[EM] Noise (Was: Credentials?)

Abd ul-Rahman Lomax abd at lomaxdesign.com
Sat Jan 20 09:35:34 PST 2007

At 12:33 PM 1/19/2007, Ken Kuhlman wrote:
>Perhaps there's another method of organizing the group that can help
>alleviate some of the pain, however.   I recently ran across the free
>list serving site Nabble, which has an innovative solution to these
>problems.  Take a look at www.nabble.com, particularly the FAQ
>question here: http://www.nabble.com/help/Answer.jtp?id=28.
>Does anyone have experience with Nabble, or know of other reasonable
>solutions to this problem?  It's time we stop pretending the problem
>doesn't exist.

I've been a participant in a list "top-politics" on gogglegroups. TOP 
stands for Transparent, Open, Public. Methods have been discussed 
there for quite some time about filtering as is involved in Nabble.

The FAQ isn't about rules. It is about a process whereby members of a 
list may be freed from seeing posts that are rated suffiently low. 
The members of the list rate the posts.

I'm not going to discuss this further because there is possibly a 
motion on the "floor" regarding it. But a little more information. 
 From the nabble web site, first, from the FAQ page above cited, and 
from the page on Ratings.

>What is self-moderation?
>Active forums are often targets for senseless posts from bad users 
>or commercial spam. Traditionally, a user has to file a Spam Report 
>or Alert and then, a forum moderator has to deal with it. If the 
>moderator does not keep up with the spammers, users will complain or 
>just leave. Additionally, users may disagree on issues and conflicts 
>may escalte into name-calling and flame wars. In the worst case, the 
>vendettas stalk one another to rekindle spats. This degrades the 
>forum quality and drives away users. Again, a moderator will have to 
>step in to moderate the dispute. But as soon as he attempts to fix 
>the problem, one group or another won't like it. A moderator is 
>likely to get some heat whether he chooses to moderate or not.
>Nabble uses <http://www.nabble.com/help/Answer.jtp?id=16>ratings to 
>solve this problem. Users that act poorly and attempt to engage in 
>flame wars will be rated lowly by fellow members and their posts 
>will automatically get filtered out. Eventually, these users will 
>either learn to behave so their voices will be heard or they will 
>leave because they won't get the negative attention that they seek. 
>Likewise, the cream will rise to the top and users will be 
>encouraged to act respectfully and to post interesting, humorous and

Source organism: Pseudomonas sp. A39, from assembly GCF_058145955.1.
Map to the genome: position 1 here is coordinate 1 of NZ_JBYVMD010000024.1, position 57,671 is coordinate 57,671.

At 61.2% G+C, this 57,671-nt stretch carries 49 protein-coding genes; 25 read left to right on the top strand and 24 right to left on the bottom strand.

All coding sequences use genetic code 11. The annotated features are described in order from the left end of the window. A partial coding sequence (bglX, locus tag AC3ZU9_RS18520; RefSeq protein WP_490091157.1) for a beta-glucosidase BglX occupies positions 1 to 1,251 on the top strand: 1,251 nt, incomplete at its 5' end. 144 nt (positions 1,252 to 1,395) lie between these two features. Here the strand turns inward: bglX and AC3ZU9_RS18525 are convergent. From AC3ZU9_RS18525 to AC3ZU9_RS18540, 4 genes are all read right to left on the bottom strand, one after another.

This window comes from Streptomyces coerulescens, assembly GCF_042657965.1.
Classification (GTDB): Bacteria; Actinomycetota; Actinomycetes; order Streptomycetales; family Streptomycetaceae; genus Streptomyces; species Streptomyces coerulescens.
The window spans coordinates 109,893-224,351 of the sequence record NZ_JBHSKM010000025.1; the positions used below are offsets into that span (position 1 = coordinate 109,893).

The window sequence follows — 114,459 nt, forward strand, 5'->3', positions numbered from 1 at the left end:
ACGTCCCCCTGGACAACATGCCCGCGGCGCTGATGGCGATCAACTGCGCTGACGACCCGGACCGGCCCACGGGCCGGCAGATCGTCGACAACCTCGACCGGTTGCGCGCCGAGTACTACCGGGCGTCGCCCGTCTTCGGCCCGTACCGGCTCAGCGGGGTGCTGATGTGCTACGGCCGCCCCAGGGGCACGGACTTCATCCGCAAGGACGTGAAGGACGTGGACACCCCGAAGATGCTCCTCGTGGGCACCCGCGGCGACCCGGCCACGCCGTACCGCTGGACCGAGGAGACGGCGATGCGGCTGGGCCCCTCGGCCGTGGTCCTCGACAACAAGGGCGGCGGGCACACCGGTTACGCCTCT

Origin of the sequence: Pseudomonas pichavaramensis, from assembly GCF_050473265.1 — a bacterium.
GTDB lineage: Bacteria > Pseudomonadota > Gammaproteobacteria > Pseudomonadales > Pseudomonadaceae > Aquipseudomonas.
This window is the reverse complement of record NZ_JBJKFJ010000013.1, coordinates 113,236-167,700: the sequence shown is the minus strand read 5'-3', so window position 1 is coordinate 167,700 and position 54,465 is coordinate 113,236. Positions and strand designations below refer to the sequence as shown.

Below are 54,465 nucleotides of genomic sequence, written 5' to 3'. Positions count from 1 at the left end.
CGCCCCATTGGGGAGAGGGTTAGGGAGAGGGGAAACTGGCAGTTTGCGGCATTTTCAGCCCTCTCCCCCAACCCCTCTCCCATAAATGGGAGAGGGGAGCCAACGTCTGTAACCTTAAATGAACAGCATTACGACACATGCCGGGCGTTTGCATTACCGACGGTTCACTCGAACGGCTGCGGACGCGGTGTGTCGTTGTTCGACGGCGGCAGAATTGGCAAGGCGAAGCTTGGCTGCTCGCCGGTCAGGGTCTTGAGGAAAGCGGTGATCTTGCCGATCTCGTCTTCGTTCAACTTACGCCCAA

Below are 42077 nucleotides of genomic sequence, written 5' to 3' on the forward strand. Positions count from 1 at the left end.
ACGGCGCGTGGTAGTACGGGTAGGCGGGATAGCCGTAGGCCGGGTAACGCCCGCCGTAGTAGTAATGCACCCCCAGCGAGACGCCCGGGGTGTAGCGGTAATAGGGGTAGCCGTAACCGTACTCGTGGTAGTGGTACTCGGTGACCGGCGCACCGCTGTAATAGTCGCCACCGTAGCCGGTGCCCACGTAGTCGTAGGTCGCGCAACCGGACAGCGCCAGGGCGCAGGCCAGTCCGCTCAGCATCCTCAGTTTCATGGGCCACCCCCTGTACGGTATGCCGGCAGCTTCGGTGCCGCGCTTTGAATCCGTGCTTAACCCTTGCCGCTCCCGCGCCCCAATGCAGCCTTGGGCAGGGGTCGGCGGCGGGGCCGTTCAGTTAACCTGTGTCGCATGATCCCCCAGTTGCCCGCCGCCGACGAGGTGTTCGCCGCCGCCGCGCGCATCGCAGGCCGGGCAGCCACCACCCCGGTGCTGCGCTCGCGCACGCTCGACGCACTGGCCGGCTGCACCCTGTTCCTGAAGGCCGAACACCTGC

>generally more useful content so as to garner higher ratings and a 
>more respected position in the community. This way the forum 
>moderates by itself.


>SPAM and bad posts are common problems for forums. Traditionally, 
>users send e-mails to the moderator to report bad or offensive 
>posts. However, with Nabble, you manage a bad post by rating it down 
>to 1-star. If other users also rate down this post, its average 
>rating will fall below the 2-star minimum and it will disappear from 
>the default view.
>Such bad rating will gradually carry over to the author's other 
>posts, causing his future posts to be automatically filtered out 
>from the view. This way the forum is 
><http://www.nabble.com/help/Answer.jtp?id=28>self-moderated by all 
>As much as we believe in democracy and self-moderation, you should 
>always feel free to contact us for extreme cases and malicious user 
>behaviour. We will take any necessary actions immediately.

I will note that this is used with free on-line forums at nabble.com. 
I have not yet determined what happens to posts below the 2-star 
rating, beyond being "filtered out from the view." Can someone set 
their preferences to view 1-star posts?

Note that Nabble substitutes a presumably trusted administration for 
the owner function on this list. Normally, this administration acts 
with respect to posts through a system which aggregates user input, 
which requires that users take specific action to rate posts. From 
what I can tell, any registered user may quickly rate a post, reading 
it on-line. I don't know if there is an off-line rating method, i.e., 
rating by email. My guess would be not, though. I'll say more, 
presumably, if we have an actual motion and it is seconded.

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